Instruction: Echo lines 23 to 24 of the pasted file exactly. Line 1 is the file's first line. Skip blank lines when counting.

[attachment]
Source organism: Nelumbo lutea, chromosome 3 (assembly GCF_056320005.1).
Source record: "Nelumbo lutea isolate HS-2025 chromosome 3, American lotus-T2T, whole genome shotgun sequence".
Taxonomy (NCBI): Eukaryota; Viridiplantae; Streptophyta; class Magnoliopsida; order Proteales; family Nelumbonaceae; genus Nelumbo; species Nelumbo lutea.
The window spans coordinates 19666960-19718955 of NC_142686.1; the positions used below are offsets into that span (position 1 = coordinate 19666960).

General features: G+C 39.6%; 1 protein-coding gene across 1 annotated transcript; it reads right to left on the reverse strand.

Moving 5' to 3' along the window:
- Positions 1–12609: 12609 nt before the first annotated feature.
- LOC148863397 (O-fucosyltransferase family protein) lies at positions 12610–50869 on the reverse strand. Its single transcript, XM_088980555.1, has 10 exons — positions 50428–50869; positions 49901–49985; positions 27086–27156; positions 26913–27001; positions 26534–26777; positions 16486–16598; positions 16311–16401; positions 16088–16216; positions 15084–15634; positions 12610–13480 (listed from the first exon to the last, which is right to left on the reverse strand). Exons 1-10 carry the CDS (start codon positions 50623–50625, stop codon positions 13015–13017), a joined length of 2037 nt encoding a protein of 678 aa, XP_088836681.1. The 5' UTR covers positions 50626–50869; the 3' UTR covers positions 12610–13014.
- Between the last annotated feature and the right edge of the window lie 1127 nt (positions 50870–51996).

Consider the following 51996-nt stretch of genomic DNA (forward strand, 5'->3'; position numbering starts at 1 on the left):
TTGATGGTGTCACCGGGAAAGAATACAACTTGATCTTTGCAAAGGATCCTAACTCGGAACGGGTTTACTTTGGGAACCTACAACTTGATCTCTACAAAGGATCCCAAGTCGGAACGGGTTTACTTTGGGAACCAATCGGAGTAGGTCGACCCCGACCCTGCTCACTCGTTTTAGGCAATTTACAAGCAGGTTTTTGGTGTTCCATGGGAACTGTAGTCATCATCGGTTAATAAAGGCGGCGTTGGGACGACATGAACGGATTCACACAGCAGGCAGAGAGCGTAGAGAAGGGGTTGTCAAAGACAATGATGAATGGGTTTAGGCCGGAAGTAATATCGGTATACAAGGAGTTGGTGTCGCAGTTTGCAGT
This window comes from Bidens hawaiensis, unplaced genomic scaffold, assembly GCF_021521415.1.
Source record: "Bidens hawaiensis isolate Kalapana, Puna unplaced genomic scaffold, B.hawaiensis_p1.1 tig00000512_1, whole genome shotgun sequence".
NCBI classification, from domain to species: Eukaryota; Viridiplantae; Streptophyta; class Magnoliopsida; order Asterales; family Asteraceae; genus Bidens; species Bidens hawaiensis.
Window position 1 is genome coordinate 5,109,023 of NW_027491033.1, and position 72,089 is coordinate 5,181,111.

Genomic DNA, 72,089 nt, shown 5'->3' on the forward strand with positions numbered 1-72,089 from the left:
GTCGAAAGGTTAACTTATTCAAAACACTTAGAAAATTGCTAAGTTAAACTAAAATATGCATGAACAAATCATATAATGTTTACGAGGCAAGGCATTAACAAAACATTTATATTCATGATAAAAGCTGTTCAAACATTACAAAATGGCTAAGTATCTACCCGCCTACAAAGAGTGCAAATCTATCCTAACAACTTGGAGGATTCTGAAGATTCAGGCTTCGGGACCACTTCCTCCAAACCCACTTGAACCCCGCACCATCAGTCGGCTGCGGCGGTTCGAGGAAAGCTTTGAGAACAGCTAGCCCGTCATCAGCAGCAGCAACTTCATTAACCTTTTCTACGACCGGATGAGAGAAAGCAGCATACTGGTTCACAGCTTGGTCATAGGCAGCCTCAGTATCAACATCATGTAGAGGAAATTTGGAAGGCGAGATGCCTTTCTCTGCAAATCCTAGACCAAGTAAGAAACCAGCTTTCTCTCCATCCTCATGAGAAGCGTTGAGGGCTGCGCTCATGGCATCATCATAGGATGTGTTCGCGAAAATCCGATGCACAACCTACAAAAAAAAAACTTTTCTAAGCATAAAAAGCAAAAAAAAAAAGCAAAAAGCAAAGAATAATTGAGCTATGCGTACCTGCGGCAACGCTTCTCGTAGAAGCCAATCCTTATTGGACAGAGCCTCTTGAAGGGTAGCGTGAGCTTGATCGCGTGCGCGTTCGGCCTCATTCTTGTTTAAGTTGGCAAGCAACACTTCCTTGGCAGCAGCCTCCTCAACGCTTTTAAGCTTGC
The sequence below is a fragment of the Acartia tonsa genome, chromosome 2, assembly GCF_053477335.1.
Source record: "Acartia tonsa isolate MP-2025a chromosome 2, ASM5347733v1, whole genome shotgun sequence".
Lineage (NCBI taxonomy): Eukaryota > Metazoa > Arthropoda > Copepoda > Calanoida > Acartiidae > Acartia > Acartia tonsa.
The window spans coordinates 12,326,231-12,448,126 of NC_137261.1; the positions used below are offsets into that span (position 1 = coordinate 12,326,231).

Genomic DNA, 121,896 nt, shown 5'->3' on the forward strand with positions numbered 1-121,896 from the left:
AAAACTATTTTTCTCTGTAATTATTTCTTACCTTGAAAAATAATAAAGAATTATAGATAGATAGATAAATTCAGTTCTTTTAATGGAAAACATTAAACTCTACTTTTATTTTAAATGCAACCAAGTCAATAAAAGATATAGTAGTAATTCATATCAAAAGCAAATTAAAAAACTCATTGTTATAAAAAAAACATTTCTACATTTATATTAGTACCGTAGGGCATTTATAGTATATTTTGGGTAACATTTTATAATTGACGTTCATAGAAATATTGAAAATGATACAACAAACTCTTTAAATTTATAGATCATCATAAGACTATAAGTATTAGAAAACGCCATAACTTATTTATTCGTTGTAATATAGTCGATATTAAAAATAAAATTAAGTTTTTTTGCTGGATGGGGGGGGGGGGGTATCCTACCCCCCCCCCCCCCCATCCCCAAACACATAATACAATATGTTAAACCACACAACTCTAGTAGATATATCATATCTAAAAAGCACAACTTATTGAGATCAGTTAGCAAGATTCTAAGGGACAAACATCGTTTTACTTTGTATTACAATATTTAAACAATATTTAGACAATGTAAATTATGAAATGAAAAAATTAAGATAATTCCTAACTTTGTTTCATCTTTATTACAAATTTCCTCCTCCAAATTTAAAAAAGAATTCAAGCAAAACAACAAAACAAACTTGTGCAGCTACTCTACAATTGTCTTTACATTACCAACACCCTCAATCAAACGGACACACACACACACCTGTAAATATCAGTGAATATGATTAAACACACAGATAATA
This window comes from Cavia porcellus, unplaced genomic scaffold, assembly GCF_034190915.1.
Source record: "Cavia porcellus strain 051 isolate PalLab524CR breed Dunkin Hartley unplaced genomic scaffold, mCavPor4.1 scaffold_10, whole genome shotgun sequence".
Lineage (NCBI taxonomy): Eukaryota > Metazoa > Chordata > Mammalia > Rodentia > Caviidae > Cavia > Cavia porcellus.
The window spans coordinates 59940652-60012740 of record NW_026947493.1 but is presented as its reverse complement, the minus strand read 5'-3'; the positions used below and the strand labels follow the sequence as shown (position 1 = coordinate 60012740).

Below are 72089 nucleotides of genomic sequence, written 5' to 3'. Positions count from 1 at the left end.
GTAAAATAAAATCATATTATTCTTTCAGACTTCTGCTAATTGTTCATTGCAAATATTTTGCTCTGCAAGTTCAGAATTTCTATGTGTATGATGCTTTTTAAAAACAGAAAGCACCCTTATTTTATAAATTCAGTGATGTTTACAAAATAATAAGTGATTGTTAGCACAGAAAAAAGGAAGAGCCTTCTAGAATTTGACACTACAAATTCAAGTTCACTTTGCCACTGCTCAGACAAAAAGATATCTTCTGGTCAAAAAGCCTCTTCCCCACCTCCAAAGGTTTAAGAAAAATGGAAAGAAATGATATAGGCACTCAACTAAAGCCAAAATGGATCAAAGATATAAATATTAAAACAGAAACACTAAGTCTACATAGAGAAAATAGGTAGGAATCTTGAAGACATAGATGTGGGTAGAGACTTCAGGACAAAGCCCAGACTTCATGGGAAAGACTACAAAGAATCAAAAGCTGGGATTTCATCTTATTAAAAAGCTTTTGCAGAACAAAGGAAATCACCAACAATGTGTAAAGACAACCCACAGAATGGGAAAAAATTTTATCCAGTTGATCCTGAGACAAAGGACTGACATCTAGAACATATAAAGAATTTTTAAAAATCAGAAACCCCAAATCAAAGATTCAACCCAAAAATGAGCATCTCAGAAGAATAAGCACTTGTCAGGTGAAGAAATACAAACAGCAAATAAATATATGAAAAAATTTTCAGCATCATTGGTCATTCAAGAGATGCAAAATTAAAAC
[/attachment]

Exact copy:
AAAACTATTTTTCTCTGTAATTATTTCTTACCTTGAAAAATAATAAAGAATTATAGATAGATAGATAAATTCAGTTCTTTTAATGGAAAACATTAAACTCTACTTTTATTTTAAATGCAACCAAGTCAATAAAAGATATAGTAGTAATTCATATCAAAAGCAAATTAAAAAACTCATTGTTATAAAAAAAACATTTCTACATTTATATTAGTACCGTAGGGCATTTATAGTATATTTTGGGTAACATTTTATAATTGACGTTCATAGAAATATTGAAAATGATACAACAAACTCTTTAAATTTATAGATCATCATAAGACTATAAGTATTAGAAAACGCCATAACTTATTTATTCGTTGTAATATAGTCGATATTAAAAATAAAATTAAGTTTTTTTGCTGGATGGGGGGGGGGGGGTATCCTACCCCCCCCCCCCCCCATCCCCAAACACATAATACAATATGTTAAACCACACAACTCTAGTAGATATATCATATCTAAAAAGCACAACTTATTGAGATCAGTTAGCAAGATTCTAAGGGACAAACATCGTTTTACTTTGTATTACAATATTTAAACAATATTTAGACAATGTAAATTATGAAATGAAAAAATTAAGATAATTCCTAACTTTGTTTCATCTTTATTACAAATTTCCTCCTCCAAATTTAAAAAAGAATTCAAGCAAAACAACAAAACAAACTTGTGCAGCTACTCTACAATTGTCTTTACATTACCAACACCCTCAATCAAACGGACACACACACACACCTGTAAATATCAGTGAATATGATTAAACACACAGATAATA
This window comes from Cavia porcellus, unplaced genomic scaffold, assembly GCF_034190915.1.